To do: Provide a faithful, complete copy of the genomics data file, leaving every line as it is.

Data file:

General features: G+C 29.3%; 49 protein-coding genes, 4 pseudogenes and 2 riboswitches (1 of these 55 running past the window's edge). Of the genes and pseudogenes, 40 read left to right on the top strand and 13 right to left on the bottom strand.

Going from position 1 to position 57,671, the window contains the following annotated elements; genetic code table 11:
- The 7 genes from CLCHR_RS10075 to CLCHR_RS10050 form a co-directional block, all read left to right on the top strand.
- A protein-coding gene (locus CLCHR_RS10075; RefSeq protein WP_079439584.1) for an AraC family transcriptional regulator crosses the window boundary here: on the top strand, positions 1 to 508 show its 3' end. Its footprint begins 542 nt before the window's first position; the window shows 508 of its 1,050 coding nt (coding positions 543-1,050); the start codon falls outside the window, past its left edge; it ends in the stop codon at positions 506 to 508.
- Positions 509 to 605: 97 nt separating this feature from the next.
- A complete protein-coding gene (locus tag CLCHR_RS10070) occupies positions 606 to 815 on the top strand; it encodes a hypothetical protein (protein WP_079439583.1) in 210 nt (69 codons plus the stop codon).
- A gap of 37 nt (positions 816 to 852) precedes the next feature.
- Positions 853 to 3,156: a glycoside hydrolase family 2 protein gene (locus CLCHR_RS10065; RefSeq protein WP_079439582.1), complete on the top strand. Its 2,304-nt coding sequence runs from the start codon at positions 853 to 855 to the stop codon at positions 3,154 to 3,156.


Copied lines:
General features: G+C 29.3%; 49 protein-coding genes, 4 pseudogenes and 2 riboswitches (1 of these 55 running past the window's edge). Of the genes and pseudogenes, 40 read left to right on the top strand and 13 right to left on the bottom strand.

Going from position 1 to position 57,671, the window contains the following annotated elements; genetic code table 11:
- The 7 genes from CLCHR_RS10075 to CLCHR_RS10050 form a co-directional block, all read left to right on the top strand.
- A protein-coding gene (locus CLCHR_RS10075; RefSeq protein WP_079439584.1) for an AraC family transcriptional regulator crosses the window boundary here: on the top strand, positions 1 to 508 show its 3' end. Its footprint begins 542 nt before the window's first position; the window shows 508 of its 1,050 coding nt (coding positions 543-1,050); the start codon falls outside the window, past its left edge; it ends in the stop codon at positions 506 to 508.
- Positions 509 to 605: 97 nt separating this feature from the next.
- A complete protein-coding gene (locus tag CLCHR_RS10070) occupies positions 606 to 815 on the top strand; it encodes a hypothetical protein (protein WP_079439583.1) in 210 nt (69 codons plus the stop codon).
- A gap of 37 nt (positions 816 to 852) precedes the next feature.
- Positions 853 to 3,156: a glycoside hydrolase family 2 protein gene (locus CLCHR_RS10065; RefSeq protein WP_079439582.1), complete on the top strand. Its 2,304-nt coding sequence runs from the start codon at positions 853 to 855 to the stop codon at positions 3,154 to 3,156.